Currently, for large code quantity of code changes, we are doing pre-commit reviews. However, there is no guaranty that the final patch that was reviewed is the code that is checked into the repository. Can an iterative pre-commit review become a post commit review? Or will another review have to be opened after the code is committed? If not, is there a way to link a pre and post commit review so the entire review/code change process is documented?
Thank you for your answer. This seems to be the best option as with out JIRA, it doesn't look like a review can be opened as a pre commit and continue to be reviewed after post commit (without having to open up another review). My issue is that many times, the last patch I reviewed, will include tweaks I did not approve before being checked in.
Let me ask you a question: why do you use pre-commit reviews? From description of your problem I have an impression that you should rather try to setup a branch workflow process in your team, i.e. to develop feature on a branch, perform review on a branch and next merge changes to master/trunk. This way you'll be able to easily spot non-approved commits.
Yes, you are correct regarding review branch. Unfortunately we didn't start out working on a review branch and our teams offshore created the the pre commit reviews (there are many) already. If the functionality in Crucible was available to track a pre commit review through post commit, then I was going to take advantage of it. We will start the review branch development next load.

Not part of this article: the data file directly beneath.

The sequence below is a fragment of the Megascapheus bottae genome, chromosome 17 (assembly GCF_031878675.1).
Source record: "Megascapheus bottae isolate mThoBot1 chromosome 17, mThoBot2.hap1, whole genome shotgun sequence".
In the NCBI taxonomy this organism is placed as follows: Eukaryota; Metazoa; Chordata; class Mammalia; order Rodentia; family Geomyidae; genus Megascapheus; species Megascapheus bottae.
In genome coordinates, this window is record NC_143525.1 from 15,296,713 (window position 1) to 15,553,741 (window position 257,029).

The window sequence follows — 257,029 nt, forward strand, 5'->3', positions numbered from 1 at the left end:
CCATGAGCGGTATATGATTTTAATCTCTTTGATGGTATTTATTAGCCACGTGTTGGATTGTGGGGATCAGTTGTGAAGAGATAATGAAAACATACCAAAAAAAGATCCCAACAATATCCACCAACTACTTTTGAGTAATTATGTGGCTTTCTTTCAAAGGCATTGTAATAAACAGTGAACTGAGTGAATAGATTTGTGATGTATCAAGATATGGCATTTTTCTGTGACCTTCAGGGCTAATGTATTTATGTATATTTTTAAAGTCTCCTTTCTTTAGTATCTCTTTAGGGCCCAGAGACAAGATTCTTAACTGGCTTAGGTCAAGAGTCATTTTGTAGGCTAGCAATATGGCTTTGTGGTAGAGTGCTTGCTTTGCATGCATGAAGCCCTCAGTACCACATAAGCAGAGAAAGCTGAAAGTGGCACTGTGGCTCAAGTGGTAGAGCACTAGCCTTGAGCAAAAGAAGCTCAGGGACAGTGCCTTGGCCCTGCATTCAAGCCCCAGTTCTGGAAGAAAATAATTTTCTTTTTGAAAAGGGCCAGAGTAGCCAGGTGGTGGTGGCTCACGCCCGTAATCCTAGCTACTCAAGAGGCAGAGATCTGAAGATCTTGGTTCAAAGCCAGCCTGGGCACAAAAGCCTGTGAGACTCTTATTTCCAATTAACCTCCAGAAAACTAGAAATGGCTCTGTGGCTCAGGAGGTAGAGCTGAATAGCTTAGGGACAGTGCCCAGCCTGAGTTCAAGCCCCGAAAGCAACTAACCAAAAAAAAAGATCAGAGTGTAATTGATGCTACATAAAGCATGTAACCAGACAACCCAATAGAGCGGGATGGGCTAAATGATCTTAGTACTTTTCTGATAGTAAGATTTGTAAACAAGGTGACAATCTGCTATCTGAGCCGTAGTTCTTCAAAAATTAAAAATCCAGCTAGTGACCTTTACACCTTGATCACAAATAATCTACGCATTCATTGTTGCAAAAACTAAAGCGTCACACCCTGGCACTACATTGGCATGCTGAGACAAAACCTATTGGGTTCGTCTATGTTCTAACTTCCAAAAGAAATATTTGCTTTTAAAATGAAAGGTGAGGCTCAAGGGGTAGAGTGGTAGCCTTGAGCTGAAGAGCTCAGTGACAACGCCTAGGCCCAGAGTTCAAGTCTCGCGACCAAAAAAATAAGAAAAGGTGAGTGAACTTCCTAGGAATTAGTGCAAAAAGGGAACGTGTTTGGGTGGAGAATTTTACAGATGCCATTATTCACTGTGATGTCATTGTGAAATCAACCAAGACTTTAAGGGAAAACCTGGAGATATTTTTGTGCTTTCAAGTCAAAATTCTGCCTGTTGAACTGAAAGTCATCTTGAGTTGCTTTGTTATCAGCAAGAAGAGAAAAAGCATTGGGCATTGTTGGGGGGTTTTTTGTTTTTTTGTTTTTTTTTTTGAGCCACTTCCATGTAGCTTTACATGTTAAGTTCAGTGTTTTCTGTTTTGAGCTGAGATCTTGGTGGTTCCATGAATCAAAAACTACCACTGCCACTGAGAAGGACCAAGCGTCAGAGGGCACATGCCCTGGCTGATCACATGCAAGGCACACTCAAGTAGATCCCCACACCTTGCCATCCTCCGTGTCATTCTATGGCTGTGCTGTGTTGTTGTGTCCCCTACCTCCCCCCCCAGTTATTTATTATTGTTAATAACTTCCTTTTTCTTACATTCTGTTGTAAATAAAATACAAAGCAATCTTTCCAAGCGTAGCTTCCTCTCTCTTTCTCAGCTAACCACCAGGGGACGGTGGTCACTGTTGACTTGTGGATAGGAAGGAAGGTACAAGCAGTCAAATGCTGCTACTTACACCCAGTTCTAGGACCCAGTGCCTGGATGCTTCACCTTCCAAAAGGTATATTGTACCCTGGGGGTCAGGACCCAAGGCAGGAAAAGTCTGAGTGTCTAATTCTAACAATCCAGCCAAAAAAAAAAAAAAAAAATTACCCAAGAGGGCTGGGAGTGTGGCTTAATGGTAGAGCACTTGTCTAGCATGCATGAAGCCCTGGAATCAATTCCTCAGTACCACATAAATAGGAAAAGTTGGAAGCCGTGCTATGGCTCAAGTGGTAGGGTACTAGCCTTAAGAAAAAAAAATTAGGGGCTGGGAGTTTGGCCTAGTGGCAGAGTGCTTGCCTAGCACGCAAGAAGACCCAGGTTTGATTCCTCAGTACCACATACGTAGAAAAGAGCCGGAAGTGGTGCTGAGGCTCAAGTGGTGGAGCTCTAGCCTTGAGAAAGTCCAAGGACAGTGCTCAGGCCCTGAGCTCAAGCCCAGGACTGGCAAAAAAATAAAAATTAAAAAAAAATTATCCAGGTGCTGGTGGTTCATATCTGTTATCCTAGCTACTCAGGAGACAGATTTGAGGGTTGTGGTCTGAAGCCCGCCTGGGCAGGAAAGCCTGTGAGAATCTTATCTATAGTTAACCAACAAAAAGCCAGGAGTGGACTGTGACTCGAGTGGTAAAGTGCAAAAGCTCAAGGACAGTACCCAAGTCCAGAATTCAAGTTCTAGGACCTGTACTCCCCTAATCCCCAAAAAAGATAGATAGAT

is there a way to link a pre and post commit review so the entire review/code change process is documented?
You can link a review to a JIRA issue. Also many reviews can point to the same issue. In JIRA, on the issue view page, in the "Development" panel you will see a link to related reviews.
It depends on your needs, actually. For instance, you can add a global comment to a review and put a key(s) of the related review(s) in it. You can also use the "Activity" tab to see if all comments have a review(s) associated with it. You can also use the Release Report plugin to check content between two arbitrary changesets.
Everything below is tested on Ubuntu 17.10. I prefer to use Jira in a docker container because: 1. I can install Jira with a couple of commands. 2. I can start and stop Jira just by starting and s...
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